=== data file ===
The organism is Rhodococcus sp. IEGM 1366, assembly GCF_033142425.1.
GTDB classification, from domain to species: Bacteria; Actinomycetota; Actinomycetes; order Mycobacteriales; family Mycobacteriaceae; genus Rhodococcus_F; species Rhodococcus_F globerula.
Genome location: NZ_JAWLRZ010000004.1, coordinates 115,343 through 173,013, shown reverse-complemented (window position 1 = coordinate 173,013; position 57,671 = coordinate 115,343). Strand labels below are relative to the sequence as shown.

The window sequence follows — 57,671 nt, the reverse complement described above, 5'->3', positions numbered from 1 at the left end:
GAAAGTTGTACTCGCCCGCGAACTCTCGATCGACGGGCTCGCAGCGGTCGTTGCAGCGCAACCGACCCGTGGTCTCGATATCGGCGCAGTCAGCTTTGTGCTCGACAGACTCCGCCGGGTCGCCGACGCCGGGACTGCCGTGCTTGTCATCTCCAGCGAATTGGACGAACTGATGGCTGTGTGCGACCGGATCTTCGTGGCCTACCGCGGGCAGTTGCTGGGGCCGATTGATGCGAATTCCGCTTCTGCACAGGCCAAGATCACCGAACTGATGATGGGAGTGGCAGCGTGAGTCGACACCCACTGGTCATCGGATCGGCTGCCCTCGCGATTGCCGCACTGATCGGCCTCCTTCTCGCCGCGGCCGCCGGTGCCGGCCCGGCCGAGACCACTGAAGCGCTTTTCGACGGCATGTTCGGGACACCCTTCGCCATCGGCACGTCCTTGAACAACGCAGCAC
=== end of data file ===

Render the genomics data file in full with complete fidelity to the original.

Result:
The organism is Rhodococcus sp. IEGM 1366, assembly GCF_033142425.1.
GTDB classification, from domain to species: Bacteria; Actinomycetota; Actinomycetes; order Mycobacteriales; family Mycobacteriaceae; genus Rhodococcus_F; species Rhodococcus_F globerula.
Genome location: NZ_JAWLRZ010000004.1, coordinates 115,343 through 173,013, shown reverse-complemented (window position 1 = coordinate 173,013; position 57,671 = coordinate 115,343). Strand labels below are relative to the sequence as shown.

The window sequence follows — 57,671 nt, the reverse complement described above, 5'->3', positions numbered from 1 at the left end:
GAAAGTTGTACTCGCCCGCGAACTCTCGATCGACGGGCTCGCAGCGGTCGTTGCAGCGCAACCGACCCGTGGTCTCGATATCGGCGCAGTCAGCTTTGTGCTCGACAGACTCCGCCGGGTCGCCGACGCCGGGACTGCCGTGCTTGTCATCTCCAGCGAATTGGACGAACTGATGGCTGTGTGCGACCGGATCTTCGTGGCCTACCGCGGGCAGTTGCTGGGGCCGATTGATGCGAATTCCGCTTCTGCACAGGCCAAGATCACCGAACTGATGATGGGAGTGGCAGCGTGAGTCGACACCCACTGGTCATCGGATCGGCTGCCCTCGCGATTGCCGCACTGATCGGCCTCCTTCTCGCCGCGGCCGCCGGTGCCGGCCCGGCCGAGACCACTGAAGCGCTTTTCGACGGCATGTTCGGGACACCCTTCGCCATCGGCACGTCCTTGAACAACGCAGCAC